Industrial-grade materials commonly find their way into medical designs due to the R&D time crunch. My experience has shown that industrial-grade O-rings are more readily available than their medical- grade equivalents, so engineers will tend to obtain industrial-grade samples to test the functionality of their design.

NBR, EPDM, and silicone O-rings exposed to ozone.
Testing actual physical prototypes is always a better decision, since designs that appear satisfactory on paper might not always work in actual manufactured parts. The down side is that these industrial-grade samples work their way into the final specification when they are not the best choice for the application. Another down side is that industrial- grade materials may not satisfy regulatory requirements. That is why it is important to select the correct rubber material that will work in the final product as soon as preliminary testing is completed.

It is projected that the global rubber gasket and seal market will reach $30 billion by 2017. Much of that market is automotive uses. This is why the most-stocked material is Nitrile (Buna-N) rubber, ASTM D1418 designation NBR. This material is very good for automotive applications. It provides superior resistance to petroleum-based oil and fuels typically found when sealing in this industry. Many companies keep a large stock of AS568 or ISO 3601 sizes in NBR rubber. Because the parts are in stock, there are very short lead times and easy sample requirements. When the crunch is on, these O-rings are the easiest to obtain and test.

Why Use Medical-Grade Rubber?

Most rubbers exhibit slight variations in physical properties but will perform similarly in most applications. The problem is not performance, but getting the material approved by regulatory agencies. For medical applications, medical grade rubbers (USP Class VI or ISO 10993) should be used, like silicone or ethylene propylene (EPDM). These compound are very stable and can be compounded with only a few ingredients. These materials will not typically have the same regulatory issues that NBR might have, as shown in the regulatory list in Table 1.

Dioctyl phthalate (DOP or DEHP) is commonly used in NBR compounding. Phthalate plasticizers provide exceptional resistance from extraction and very good low-temperature properties for automotive seals. With new regulations globally, many of these low molecular weight phthalates are being banned from medical products, especially when in contact with toys for small children. New regulations are restricting use of Diisononyl phthalate (DINP), which was used to replace DEHP. Without knowing how the NBR samples are formulated can lead to nightmares when going through regulatory approval. This can lead to actions from special markings being required to show the presence of phthalates, up to complete rejection.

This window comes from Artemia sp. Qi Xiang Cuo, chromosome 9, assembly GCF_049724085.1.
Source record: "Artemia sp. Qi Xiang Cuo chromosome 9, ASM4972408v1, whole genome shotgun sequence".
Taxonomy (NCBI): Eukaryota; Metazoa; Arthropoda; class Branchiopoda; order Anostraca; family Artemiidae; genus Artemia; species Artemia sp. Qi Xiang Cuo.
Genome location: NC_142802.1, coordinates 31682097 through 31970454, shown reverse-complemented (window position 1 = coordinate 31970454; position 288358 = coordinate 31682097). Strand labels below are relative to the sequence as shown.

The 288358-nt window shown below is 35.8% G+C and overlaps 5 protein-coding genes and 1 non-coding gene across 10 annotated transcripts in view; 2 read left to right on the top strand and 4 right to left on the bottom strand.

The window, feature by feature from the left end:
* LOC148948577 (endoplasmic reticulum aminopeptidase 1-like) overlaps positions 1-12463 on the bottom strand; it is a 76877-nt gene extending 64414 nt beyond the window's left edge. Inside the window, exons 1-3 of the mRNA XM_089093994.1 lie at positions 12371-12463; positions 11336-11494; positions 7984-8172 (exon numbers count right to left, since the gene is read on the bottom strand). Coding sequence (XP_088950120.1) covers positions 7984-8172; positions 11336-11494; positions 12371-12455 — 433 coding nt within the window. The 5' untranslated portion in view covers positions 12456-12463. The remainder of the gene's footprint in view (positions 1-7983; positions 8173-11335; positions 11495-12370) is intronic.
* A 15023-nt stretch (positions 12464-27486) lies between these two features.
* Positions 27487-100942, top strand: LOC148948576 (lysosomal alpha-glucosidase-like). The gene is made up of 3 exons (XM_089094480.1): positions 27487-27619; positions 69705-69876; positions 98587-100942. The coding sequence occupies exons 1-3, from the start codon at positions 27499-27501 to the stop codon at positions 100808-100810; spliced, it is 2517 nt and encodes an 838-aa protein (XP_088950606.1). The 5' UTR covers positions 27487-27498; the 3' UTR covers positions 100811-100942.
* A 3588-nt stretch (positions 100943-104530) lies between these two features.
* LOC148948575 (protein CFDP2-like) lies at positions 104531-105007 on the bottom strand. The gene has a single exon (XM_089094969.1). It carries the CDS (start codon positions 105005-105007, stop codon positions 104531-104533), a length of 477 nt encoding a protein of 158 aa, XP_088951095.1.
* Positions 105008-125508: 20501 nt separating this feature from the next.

Many of the industrial-grade NBR O- rings are not processed in controlled environments. This can lead to bioburden issues or cytotoxicity concerns. Many seal manufacturers have built cleanrooms or controlled environments to process medical-grade materials. This will reduce the chances of foreign material in the finished goods. Also, controlled cleaning centers are used, which control the total organic carbon and pyrogen levels.

Another common failure for NBR O- rings are cracks that form over time in the rubber. This is the result of ozone or UV exposure. Over time, ozone will attack the NBR polymer due to unsaturation in the polymer chain.

Figure 1 shows O-rings composed of three different rubber compounds exposed to 25 pphm ozone for 70 hours. This is considered a very low exposure test. Most ozone resistance grades are exposed at 50 to 100 pphm for 168 hours. The top O-ring is NBR. As you can see, this O-ring has cracks caused by the breakdown of the polymer. The second and third O-rings down are EPDM and silicone, respectively. Both of these polymers are very stable and can handle the ozone exposure. This is very important for when product might be stored or has repeated uses and is exposed to the atmosphere.

Although it might be a quick way to test a design, getting the correct O-ring or seal material for a medical application is critical. It is best to either request the correct material when asking for samples, or follow up with getting correct material after preliminary testing is conducted. This will assure you have the more robust design and an easier experience with regulatory agencies. NBR also has issues with different sterilization techniques. As shown with ozone, gamma and ETO sterilization can also cause cracking or decomposition of the NBR material.

This article was written by John Tranquilli, Materials Manager, Apple Rubber Products, Inc., Lancaster, NY. For more information, visit http://info.hotims. com/49750-164.

Medical Design Briefs Magazine

This article first appeared in the October, 2014 issue of Medical Design Briefs Magazine.

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